1. Type your search
  2. Hit Enter (First site)
  3. Click the drop down list
  4. Click the next torrent site
  5. Hit Enter (2nd site)
  6. Click the drop down list
  7. Click the next torrent site
  8. Hit Enter (3rd site)
  9. Click the drop down list
  10. Click the next torrent site
  11. Hit Enter (4th site)

Phew! You only had to enter your string once, but that was A LOT of clicking / hitting enter. By this time, your day has ended, and you probably don’t care about whatever you wanted anymore.

Here’s what I have to do to accomplish the same thing (searching 4 different sites):

  1. Type “s “, followed by my search
  2. Press 5 (on the Number Pad)

I say that’s a nice improvement! The key to doing this is a batch file. Once you have the batch file, you just need a really easy way of running it at any time…. like an Application Launcher! 🙂

Here’s the batch file:

ECHO Searching a bunch of torrent index sites…
start “C:\Program Files\Mozilla Firefox\Firefox.exe” “http://www.mininova.org/search/?search=%1 %2 %3 %4 %5 %6 %7 %8 %9”

start “C:\Program Files\Mozilla Firefox\Firefox.exe” “http://torrentspy.com/search.asp?query=%1 %2 %3 %4 %5 %6 %7 %8 %9”

start “C:\Program Files\Mozilla Firefox\Firefox.exe” “http://thepiratebay.org/search.php?q=%1 %2 %3 %4 %5 %6 %7 %8 %9”

start “C:\Program Files\Mozilla Firefox\Firefox.exe” “http://isohunt.com/torrents/?ihq=%1 %2 %3 %4 %5 %6 %7 %8 %9”

Copy that into Notepad and save it somewhere, like C:\Utilities\multiTorSearch.bat
What this does is pretty basic. It starts Firefox with the parameter of the search engine website. The %1 stuff is the parameter of the batch file, the actual search query.
If your Firefox is set up like mine, this open 4 new tabs in your already open Firefox window. If it doesn’t do that for you, go to Firefox’s Tools->Options->Tabs and select “Open new windows in a new Tab”. Simple.

Now that you have your Batch file, just add it to your Application Launcher.
For Launchy, use the Runny plugin.

  • Press Alt+Space to bring up Launchy
  • Right click, go to Plugins
  • Click on Runny, and then Plugin Options
  • Then just pick what you want to type (“search”, perhaps), and then put your batch file on the right, with the parameter $1

Now for my Find And Run Robot people. The way I did it, was that I added this batch file as just another search engine in the “search” Group, that comes with the program by default. So:

  • Hit Ctrl+Space to bring up FARR
  • Click on the Options button
  • Go to Groups, right click “search”, and go to Edit
  • Add this line in the ‘results’ section: “MultiTorrent $$1 | C:\Utilities\multiTorSearch.bat $$1”

If you’re like me, and would rather just type in “s ” than “search “,
change the ‘Regular Expression’ to “^s (.*)”

The key difference with FARR here is that when you type “s MySearchHere”, you see MultiTorrent Search as one of the options, which you can easily start by hitting the corresponding Number Pad key (no need to hit Enter). If this is not for you, put MultiTorrent as the first choice. That’s the one triggered by hitting Enter. This is usually Google, and that’s the way I personally prefer it.

That’s all for today. Enjoy searching multiple sites at the same time!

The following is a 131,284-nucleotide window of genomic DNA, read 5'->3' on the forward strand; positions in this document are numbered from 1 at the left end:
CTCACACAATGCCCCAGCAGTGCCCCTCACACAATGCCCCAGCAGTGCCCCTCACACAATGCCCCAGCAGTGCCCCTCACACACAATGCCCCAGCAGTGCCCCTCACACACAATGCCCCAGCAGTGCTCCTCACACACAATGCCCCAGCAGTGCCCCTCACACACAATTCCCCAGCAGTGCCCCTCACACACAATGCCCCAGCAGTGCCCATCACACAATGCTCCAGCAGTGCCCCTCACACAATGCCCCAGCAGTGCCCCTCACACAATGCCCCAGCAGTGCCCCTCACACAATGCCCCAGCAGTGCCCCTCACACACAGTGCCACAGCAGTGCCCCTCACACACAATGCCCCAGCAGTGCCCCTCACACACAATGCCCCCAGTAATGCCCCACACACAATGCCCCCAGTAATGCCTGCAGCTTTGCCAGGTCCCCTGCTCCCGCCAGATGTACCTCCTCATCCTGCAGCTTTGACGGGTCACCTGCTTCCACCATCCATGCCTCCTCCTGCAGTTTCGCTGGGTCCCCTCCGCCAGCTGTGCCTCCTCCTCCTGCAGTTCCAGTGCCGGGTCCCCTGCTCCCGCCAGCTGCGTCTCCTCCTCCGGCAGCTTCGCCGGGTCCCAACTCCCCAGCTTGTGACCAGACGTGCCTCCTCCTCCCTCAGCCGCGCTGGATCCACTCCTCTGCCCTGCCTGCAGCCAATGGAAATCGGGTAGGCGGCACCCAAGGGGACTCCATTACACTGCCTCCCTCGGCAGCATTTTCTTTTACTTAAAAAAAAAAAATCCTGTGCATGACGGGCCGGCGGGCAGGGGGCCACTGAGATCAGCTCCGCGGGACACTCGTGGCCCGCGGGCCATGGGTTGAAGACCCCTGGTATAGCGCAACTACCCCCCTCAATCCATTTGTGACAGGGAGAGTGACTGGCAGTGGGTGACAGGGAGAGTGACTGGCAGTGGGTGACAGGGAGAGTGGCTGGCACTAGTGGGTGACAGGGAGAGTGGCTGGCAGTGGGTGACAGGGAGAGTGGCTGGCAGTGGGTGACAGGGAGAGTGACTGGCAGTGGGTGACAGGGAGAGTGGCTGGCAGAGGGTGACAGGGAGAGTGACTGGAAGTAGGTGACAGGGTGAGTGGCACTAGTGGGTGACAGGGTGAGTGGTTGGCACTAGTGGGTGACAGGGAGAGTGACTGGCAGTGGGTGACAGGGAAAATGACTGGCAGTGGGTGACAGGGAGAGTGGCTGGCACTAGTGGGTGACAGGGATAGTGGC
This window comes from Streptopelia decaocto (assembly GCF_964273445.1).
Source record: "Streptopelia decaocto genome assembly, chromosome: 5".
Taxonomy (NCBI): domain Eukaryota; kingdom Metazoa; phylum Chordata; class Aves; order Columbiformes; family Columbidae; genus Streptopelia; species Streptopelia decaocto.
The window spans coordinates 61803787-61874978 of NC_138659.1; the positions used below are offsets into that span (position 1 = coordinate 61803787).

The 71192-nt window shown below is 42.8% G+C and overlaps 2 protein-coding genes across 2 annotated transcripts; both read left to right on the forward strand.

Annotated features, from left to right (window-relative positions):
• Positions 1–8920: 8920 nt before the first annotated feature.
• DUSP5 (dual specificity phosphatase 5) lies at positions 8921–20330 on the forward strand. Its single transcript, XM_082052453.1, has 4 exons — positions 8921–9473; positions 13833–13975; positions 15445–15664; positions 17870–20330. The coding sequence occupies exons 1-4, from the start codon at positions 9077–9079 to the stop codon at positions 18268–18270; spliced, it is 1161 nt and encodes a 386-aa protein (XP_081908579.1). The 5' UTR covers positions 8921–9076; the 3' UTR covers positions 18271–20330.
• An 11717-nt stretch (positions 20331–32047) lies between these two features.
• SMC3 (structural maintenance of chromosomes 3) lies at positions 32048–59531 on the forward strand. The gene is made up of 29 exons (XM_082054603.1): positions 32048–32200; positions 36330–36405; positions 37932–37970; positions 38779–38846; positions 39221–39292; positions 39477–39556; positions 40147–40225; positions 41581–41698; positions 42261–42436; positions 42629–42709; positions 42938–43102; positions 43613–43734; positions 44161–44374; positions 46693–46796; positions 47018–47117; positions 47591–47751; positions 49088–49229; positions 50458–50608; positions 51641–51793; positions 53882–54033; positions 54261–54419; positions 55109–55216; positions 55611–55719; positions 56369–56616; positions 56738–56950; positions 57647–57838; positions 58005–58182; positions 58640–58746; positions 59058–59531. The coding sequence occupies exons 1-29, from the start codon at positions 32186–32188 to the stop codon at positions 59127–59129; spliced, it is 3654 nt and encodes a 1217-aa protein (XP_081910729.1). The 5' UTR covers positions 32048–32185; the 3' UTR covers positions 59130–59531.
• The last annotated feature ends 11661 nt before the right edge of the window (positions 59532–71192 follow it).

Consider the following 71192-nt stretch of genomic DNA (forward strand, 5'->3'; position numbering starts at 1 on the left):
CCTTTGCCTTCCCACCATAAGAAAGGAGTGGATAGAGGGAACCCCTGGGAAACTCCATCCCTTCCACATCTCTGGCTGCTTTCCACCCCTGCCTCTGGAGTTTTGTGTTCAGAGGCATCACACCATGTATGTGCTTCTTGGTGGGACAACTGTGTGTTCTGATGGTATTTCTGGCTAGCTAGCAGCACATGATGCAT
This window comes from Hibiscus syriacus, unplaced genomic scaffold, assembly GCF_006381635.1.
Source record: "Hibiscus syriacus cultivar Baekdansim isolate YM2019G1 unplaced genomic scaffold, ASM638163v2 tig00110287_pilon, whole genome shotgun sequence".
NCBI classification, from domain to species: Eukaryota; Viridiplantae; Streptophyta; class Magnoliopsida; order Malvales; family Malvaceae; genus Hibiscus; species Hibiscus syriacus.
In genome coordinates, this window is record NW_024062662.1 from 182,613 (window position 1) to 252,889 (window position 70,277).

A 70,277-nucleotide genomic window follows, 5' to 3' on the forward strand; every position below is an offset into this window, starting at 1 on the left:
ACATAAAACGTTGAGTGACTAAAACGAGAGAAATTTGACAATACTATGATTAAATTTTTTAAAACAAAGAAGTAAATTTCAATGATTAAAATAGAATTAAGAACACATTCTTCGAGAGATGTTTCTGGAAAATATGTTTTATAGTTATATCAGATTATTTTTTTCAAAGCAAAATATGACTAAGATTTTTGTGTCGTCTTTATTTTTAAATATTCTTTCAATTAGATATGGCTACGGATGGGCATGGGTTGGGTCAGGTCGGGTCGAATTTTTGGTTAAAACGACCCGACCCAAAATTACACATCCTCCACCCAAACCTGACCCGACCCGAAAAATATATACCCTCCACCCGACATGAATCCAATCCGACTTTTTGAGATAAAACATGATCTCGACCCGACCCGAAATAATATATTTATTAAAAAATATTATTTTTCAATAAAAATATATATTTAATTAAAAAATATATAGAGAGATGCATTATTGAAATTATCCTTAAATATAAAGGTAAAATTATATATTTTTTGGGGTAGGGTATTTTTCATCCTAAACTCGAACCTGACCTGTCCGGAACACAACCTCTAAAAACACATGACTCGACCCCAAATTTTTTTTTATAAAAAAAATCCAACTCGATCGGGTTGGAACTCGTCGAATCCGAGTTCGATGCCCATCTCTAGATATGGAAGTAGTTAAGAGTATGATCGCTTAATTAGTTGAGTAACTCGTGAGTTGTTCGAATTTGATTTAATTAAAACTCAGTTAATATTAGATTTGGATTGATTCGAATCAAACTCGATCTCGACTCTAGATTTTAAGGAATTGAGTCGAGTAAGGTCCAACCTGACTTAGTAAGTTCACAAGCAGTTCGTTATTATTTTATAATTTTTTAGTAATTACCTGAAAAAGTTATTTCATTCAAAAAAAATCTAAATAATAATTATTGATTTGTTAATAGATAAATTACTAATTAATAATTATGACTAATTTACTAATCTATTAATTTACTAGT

July 7, 2007

Application Launchers – Be Amazed!

Posted in Application Launchers, Beginner, Intermediate at 6:02 pm by gloriouscomputing

If you are still digging through your Windows Start menu to find programs manually, you are wasting a lot of time. Ever wish you didn’t have to try and remember which company made that quick utility that you are looking for?

With Application Launchers, you just type the first few letters of the program you want to start, and hit Enter. Boom! There’s your program.
For example, when I want to run Notepad, all I have to type is “no”.

These things are smart, and will remember which applications you launch a lot, and give them preference. So if you’re a Notepad junky, “no” means “Notepad”, and not “Norman – Destroyer of Words”. If you did want to launch “Norman”, you would type “nor”.

So, ready to make launching program exponentially easier? Here are some programs I can recommend for this purpose.

It’s hard to deny that Launchy is the number one Windows XP application launcher right now. And that’s understandable. It’s very easy to set up, and powerful enough to make most users happy as pie.
If you have never used an application launcher before, install Launchy now!
Get Launchy here

Find And Run Robot
I’ve been using Launchy for a few months now, and was only recently introduced to FARR (Find and Run Robot). I’m very impressed. Personally, I prefer FARR. However, there are downsides here too. It’s a slightly harder to configure, and fuzzy searches do not work out of the box. If you have indexed your music, and you want to find a song with the name “Bob_Likes_To_Sing.mp3”, but you search for “Bob Likes”; you will NOT find it. This is the biggest downside to FARR.

However, at the cost of a slightly more confusing GUI, I find FARR to be more powerful and adapt to my needs. Typing “no” still gets me “Notepad”, that’s a given. I can also type “search Ice Cream”, and am presented with a choice of 9 search engines, including a dictionary. This is extremely customizable. Pressing Enter searches in the first choice of search engines, here configured as Google, but easily changed. To search via search engines 2 through 9, I can just hit the corresponding Number Pad key. So I type “search HTTP”, press 6 (on the Number Pad) , and I go to the wikipedia entry on “HTTP”. Well, personally I don’t have time to type in “search” every time, so I changed it to just “s”. 🙂

If this is the sort of craziness you love, you’ll love this program.
Get Find And Run Robot here